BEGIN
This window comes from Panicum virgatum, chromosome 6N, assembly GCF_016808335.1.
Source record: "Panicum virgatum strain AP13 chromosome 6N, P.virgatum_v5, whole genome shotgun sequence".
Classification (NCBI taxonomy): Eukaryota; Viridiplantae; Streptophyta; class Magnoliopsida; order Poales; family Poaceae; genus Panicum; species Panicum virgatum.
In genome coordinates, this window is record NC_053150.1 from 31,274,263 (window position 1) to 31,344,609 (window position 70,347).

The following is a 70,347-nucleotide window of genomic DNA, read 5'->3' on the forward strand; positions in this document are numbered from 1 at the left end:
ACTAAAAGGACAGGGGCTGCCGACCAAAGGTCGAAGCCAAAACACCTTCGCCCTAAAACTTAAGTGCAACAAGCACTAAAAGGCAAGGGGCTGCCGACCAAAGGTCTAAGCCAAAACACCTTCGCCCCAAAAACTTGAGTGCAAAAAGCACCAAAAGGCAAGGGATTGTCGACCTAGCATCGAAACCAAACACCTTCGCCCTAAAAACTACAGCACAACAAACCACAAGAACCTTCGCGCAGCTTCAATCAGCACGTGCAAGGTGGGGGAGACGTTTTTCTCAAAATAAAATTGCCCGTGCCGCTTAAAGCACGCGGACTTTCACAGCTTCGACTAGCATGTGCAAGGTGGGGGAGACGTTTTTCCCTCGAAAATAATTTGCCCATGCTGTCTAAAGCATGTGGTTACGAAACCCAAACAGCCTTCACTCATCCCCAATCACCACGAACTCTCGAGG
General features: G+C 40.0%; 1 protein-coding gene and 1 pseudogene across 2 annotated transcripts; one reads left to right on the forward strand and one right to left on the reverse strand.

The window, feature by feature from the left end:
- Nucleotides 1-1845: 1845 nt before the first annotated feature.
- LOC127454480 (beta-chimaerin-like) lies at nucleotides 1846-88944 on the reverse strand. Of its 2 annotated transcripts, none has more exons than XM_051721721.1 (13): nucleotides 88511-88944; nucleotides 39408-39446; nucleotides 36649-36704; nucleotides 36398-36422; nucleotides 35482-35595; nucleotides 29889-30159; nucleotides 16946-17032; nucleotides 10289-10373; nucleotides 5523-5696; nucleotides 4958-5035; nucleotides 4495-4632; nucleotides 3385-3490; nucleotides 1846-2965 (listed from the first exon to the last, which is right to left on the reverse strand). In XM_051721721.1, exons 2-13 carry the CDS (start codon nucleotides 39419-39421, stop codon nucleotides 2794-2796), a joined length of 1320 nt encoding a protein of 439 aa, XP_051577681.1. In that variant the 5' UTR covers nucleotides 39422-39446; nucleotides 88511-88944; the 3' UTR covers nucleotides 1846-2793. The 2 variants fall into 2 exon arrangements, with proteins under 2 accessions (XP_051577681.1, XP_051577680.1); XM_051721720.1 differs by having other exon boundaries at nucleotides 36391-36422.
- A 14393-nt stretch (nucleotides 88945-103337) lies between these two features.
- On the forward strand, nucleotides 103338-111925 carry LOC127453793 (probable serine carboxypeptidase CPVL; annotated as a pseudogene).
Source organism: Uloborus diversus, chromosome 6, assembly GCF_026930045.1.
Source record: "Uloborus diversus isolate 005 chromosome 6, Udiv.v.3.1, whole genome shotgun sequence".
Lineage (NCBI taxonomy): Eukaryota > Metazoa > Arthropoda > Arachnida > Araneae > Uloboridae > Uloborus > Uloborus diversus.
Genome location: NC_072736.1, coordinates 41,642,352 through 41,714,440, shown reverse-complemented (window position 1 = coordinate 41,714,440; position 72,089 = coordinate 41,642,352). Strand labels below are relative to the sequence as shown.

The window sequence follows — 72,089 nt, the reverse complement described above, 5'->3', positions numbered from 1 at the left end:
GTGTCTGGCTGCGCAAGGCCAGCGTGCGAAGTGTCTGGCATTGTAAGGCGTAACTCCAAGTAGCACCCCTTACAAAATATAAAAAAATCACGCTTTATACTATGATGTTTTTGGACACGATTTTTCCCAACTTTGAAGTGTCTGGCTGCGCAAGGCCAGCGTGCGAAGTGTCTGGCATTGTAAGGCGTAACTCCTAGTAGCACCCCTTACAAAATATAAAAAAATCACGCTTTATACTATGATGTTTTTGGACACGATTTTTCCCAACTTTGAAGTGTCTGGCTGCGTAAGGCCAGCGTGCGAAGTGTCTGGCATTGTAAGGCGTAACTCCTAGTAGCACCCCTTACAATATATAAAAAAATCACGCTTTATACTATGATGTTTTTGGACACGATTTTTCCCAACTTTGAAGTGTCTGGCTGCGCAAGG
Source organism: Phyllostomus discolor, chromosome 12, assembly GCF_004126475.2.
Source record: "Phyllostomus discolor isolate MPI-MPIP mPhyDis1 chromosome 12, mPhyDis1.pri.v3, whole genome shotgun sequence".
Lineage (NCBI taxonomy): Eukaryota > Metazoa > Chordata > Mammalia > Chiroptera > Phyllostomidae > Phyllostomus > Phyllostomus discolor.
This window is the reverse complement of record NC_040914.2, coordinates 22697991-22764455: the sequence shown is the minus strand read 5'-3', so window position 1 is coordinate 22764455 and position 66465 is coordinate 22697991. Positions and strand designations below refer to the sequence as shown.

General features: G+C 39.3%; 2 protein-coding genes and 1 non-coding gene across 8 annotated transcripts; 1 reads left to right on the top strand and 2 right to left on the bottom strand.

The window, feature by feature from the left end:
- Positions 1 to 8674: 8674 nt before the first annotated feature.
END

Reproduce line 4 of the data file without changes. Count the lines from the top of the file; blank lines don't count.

In genome coordinates, this window is record NC_053150.1 from 31,274,263 (window position 1) to 31,344,609 (window position 70,347).